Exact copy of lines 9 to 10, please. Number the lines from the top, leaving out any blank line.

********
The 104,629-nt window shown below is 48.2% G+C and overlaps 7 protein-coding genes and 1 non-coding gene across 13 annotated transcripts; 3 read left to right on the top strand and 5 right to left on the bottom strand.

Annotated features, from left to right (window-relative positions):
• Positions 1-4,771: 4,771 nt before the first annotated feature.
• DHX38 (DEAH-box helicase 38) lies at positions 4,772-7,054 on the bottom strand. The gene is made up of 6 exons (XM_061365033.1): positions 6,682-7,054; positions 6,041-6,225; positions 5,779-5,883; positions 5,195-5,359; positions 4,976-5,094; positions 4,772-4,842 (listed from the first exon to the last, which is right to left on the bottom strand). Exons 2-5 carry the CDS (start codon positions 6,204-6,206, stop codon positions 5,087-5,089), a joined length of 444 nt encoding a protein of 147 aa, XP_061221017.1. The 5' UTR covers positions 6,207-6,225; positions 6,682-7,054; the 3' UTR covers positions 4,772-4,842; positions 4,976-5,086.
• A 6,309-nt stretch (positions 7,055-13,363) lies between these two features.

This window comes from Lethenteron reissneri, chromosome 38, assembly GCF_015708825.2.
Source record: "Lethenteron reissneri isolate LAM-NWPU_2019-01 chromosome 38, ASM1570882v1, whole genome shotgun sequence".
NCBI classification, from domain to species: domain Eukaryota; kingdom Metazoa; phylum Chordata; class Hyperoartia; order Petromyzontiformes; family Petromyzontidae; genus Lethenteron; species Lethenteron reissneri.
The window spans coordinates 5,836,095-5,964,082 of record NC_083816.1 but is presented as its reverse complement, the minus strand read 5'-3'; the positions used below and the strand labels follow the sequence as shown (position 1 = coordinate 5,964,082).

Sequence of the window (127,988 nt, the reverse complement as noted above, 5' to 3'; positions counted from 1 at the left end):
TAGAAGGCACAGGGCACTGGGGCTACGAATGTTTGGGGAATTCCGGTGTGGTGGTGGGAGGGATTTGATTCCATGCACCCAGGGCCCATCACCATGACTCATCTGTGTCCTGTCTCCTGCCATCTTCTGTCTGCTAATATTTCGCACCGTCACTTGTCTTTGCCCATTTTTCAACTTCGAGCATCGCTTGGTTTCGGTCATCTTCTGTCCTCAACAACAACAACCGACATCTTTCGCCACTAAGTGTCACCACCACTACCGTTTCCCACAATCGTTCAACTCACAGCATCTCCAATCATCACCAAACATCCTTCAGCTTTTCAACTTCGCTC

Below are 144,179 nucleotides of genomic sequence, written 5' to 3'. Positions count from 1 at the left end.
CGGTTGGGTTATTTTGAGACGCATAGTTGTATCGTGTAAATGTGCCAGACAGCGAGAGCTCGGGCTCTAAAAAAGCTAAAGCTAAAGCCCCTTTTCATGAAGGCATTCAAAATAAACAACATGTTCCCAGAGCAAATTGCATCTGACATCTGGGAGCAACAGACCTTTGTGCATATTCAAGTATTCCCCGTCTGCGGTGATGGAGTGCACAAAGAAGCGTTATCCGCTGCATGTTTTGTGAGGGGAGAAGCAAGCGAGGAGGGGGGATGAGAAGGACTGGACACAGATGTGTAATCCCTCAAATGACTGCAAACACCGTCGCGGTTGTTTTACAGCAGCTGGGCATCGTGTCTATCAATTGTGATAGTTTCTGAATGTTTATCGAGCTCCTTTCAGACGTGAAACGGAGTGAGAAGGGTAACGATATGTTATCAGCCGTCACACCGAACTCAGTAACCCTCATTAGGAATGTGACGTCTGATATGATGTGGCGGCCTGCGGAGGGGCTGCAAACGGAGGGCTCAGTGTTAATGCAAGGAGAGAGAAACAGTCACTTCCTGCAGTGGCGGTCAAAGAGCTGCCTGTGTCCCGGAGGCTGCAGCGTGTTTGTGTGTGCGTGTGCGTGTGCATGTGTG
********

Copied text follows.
The window spans coordinates 5,836,095-5,964,082 of record NC_083816.1 but is presented as its reverse complement, the minus strand read 5'-3'; the positions used below and the strand labels follow the sequence as shown (position 1 = coordinate 5,964,082).

Sequence of the window (127,988 nt, the reverse complement as noted above, 5' to 3'; positions counted from 1 at the left end):